World Events
  • On January 1, Queen Victoria is proclaimed Empress of India. Charles George Gordon (“Chinese Gordon”), much respected British diplomat and general, becomes General-General in Anglo-Egyptian Sudan.
  • The US presidential election is finally decided in favor of Republican Hayes after a compromise. Southern Democrats benefit by federal troops leaving former the former Confederate states.
  • In January, at the Battle of Wolf Mountain, Chief Crazy Horse and his warriors fight their last battle with U.S. Cavalry. In May, realizing his people are weakened by cold and hunger, Crazy Horse surrenders. In August, near Big Hole River, Montana, a small band of Nez Perce are defeated in a clash with U. S. Army.
  • Cornelius Vanderbilt, the wealthy shipping and railroad magnate, who founded the modern corporation, dies. In 1873, to compensate for his support of the Union in the Civil War (and please his second wife, a native of Mobile, Alabama), he founded Vanderbilt University in Nashville, Tennessee. (The First Tycoon, T. J. Styles, 2009)
  • In November, Edison demonstrates his phonograph ~ considered his first great invention.
  • Popular dime-novel: Deadwood Dick by Edwin Wheeler. New Books: The American, Henry James  Black Beauty, Anna Sewell.

In Salem
Asahel Bush begins building his new residence to replace their home of 17 years. That house had belonged to the Leslie family and was a part of the land assigned to David Leslie in 1843 when the Methodist Mission was discontinued. Mr. Bush purchased the house and the 100-acre property in 1860. The new Italianate structure, completed the next year, was designed by Wilbur F. Boothby. It would be home to the Bush family for the next 75 years. It was part of a farm complex which included a barn, greenhouse, various gardens, orchards, and open ground serving as pasture. When Mr. Bush acquired the land it was outside the city original limits, but as the years passed it became a central portion of the growing City of Salem.
Asahel Bush died in 1913, but his daughter, “Miss Sally” continued living there and brought her sister Eugenia home for the last years 20 years of her life. After Miss Sally died in 1946, her brother A.N. Bush returned to the house in 1948 when his Capitol Street home was demolished for the construction Oregon Highway Building (now the Public Service Building) of the North Capitol Mall. The family had sold the property before his death in 1953 at the age of 93. The sale to the city specified Bush’s Pasture Park be named in honor of the father and be restricted to park and playground use. There was no provision for preserving the buildings, but they have since been occupied by the Salem Art Association and maintained by the city.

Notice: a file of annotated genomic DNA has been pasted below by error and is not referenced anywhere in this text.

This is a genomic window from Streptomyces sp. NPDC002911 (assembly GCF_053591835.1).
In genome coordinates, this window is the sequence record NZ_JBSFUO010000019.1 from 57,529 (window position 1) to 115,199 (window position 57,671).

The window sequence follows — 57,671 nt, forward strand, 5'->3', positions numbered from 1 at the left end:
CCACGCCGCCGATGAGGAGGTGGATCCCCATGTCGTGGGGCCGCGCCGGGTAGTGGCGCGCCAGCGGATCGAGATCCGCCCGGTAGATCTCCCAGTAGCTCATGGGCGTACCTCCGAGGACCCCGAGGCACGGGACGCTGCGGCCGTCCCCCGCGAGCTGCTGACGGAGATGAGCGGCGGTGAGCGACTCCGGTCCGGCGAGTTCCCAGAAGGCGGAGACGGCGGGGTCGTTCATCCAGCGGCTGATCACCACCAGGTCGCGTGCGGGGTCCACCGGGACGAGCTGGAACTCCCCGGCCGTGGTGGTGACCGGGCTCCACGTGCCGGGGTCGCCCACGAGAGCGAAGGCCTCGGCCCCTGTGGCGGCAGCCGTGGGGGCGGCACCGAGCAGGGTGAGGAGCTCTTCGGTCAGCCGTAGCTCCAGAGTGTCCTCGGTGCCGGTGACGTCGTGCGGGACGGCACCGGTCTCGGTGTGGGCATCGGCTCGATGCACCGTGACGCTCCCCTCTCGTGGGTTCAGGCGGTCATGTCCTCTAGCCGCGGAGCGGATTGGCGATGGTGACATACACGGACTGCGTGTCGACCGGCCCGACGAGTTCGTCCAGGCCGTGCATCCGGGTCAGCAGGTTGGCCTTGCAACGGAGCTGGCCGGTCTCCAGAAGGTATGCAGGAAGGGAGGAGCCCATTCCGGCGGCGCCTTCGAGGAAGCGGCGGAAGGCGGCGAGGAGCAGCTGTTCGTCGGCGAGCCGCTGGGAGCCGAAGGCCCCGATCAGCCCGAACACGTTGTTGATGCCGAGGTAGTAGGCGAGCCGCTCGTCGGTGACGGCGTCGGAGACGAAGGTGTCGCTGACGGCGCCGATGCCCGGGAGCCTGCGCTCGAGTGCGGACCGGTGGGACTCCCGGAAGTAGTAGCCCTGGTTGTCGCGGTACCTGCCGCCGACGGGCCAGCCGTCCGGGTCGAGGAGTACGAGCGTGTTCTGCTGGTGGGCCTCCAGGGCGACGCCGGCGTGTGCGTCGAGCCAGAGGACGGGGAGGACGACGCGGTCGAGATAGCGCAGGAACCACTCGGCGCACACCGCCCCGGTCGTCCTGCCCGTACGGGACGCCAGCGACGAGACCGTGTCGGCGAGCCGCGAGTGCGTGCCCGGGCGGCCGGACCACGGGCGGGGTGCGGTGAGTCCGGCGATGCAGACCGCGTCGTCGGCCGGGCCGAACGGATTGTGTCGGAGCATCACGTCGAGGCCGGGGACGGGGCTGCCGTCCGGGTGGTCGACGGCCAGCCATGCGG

When you visit
The Bush House Museum, operated by the Salem Art Association, is open to the public ten months of the year (closed January and February). Tickets may be purchased at Bush Barn. In July an art fair is held in Bush’s Pasture Park, attracting artists and craftsmen with a wide range of creative works for sale. The property is in the SCAN neighborhood, is listed on the National Register of Historic Places and is in the center of the Gaiety Hill/Bush’s Pasture Park Residential Historic District. A self-guided walking tour of the district can be found on this web/blog.

Other Events

  • T.M Gatch is mayor 1877-8.
  • Rachel Belden Brooks, an African-American who lived in Waldo Hills with the Delaney family in 1844, is found on the 1877 tax records with 144 homestead acres on the west side of Willamette River. “Aunt Rachel” was a familiar Salem figure, well remembered after her death in 1910. She is buried in the Delaney plot in Pioneer cemetery.


  • The elegant, Italianate-styled England Block is constructed downtown at 216-20 Commercial Street NE. Like many other downtown buildings, this has been significantly altered through the years, especially in the 1950s, and no longer contributes to the architecture of the historic district. The 1886 photograph above shows the original, dignified appearance of the building as it blended with the others stretching between Court and Chemeketa Streets. At about the time of the photograph, William England’s commercial property was sold to R. M. Wade, another merchant of agricultural and household equipment on Commercial Street. Mr. England was a pioneer Salem wagon maker and successful banker, but a business failure and death of his young son contributed to his own loss of health as recalled in his 1901 obituary. The family’s Victorian home was a block north at 340 Liberty N. It was demolished in 1951.
  • Elijah Colbath builds a residence near what is now 334 Wyatt Court. Gabriella, his wife, was the original owner of the house as was the common practice of the day: putting property in a wife’s name as it was the only investment she could claim free of debt after the husband’s death. Elijah came to Salem as a ship’s carpenter, went into the lumber business and was a building contractor. He also served with the Capital City Volunteer Fire Company. The family owned the property until the 1920s. The next owner, Homer Wyatt, divided the property and moved the house about 100 feet to the present location. It is a Local Landmark in the NEN neighborhood.
  • State Fair goers are treated to their first, amazed glimpses of inventions that would soon be commonplace: Thomas Edison’s gramophone and Alexander Graham Bell’s telephone.
  • An 1880s photograph shows an industry created in 1877, the White Mill on North Front Street, using the water power of Mill Creek as it falls into the Willamette River. It appears to have been on the south side of the creek, probably on the riverfront where the bridge now crosses Front Street.